Yeronga State School in Brisbane finds first record of the fly genus Alepia in Australia!
Of all the insects that the Yeronga students caught in their Malaise trap, this tiny fly is probably not what they thought scientists would find exciting. But when we were looking at the DNA barcodes from their school, a couple of those DNA sequences were nearly identical to the sequences of a species called Alepia viatrix, which was described from specimens found in a Botanical Garden in Portugal. The species was described and named in 2022 by Santiago Jaume-Schinkel, who is currently completing his PhD in Germany.
We contacted Santiago and asked if he thought Yeronga’s specimens might actually be Alepia viatrix…. and if so, what was it doing in Queensland if it originally was known from Portugal?? Santiago was happy to have a look at our specimens, so we sent them off to Germany! These fly specimens have now gone from Brisbane QLD, to Adelaide SA, to Ottawa Canada, back to Adelaide and now to Germany!
Santiago confirmed that the specimens were definitely Alepia viatrix by looking at the morphology as well as the DNA. But how did it get here? A couple of other species in the same genus, Alepia, are known to live in bromeliad plants as larvae – so the current hypothesis is that Alepia viatrix has hitchhiked in plants imported into Australia for garden planting! It’s unlikely the fly will cause any issues in the Australian environment, and so far, we only know about these two specimens.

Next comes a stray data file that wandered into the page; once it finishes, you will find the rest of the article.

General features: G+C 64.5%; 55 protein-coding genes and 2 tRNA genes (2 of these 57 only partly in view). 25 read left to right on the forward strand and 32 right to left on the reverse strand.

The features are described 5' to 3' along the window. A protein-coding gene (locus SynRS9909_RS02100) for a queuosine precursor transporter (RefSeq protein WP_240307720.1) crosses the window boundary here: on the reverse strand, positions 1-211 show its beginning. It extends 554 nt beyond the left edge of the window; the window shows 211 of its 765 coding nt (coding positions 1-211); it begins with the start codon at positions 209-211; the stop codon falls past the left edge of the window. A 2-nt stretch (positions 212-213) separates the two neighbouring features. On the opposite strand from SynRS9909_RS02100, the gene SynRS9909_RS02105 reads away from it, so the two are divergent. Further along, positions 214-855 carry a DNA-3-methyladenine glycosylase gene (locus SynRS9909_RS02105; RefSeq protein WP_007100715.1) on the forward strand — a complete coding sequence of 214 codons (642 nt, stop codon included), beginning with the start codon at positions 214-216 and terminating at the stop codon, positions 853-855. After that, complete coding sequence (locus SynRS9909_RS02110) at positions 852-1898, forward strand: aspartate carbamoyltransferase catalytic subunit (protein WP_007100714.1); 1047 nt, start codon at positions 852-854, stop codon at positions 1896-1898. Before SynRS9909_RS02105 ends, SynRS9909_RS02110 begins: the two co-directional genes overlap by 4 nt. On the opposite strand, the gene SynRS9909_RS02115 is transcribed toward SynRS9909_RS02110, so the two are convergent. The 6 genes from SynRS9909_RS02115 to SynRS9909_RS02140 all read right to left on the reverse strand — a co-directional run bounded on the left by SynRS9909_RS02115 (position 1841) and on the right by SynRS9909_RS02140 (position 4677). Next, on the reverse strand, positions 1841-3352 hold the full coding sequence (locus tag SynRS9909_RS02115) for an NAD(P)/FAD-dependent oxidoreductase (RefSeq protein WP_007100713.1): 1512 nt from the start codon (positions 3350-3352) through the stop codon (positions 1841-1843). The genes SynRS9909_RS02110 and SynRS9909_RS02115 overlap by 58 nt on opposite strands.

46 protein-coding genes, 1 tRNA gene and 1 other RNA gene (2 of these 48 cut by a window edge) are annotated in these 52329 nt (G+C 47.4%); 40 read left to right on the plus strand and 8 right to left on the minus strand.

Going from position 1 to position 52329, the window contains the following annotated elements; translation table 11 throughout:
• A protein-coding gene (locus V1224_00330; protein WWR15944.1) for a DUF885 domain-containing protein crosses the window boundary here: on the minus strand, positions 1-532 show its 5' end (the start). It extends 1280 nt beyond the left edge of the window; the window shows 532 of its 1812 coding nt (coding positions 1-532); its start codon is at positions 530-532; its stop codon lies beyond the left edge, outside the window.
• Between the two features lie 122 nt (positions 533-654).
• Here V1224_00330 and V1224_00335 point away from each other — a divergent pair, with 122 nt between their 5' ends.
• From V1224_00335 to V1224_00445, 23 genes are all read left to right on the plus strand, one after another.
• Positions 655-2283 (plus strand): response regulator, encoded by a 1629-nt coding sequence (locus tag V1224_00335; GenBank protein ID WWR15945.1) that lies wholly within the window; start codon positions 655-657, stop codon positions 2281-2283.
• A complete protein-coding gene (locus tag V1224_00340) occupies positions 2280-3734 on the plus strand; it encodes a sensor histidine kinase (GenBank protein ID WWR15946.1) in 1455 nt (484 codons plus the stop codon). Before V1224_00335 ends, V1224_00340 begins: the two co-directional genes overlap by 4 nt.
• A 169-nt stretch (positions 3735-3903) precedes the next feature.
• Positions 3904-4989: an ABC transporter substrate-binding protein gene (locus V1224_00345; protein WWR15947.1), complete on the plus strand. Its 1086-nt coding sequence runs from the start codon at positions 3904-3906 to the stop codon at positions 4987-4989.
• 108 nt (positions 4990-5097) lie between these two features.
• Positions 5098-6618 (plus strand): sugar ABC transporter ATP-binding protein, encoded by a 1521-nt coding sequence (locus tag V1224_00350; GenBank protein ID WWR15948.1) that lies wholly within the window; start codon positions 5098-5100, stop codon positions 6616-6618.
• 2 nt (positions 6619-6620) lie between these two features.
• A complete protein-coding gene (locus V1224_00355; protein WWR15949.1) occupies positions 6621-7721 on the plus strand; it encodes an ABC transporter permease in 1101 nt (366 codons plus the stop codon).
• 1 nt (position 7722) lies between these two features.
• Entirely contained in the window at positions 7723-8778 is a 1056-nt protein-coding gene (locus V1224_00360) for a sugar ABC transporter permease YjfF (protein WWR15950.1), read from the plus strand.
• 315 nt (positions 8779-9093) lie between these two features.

Santiago has now published the story of the fly and its 18,000km journey to Australia in a scientific paper! The paper is open access, so you can download a copy and read it here!
The year 5 Yeronga students were also part of the paper, and presented their hypotheses for how Alepia may have come to Australia.
We are loving seeing the publications for Insect Investigators start to appear!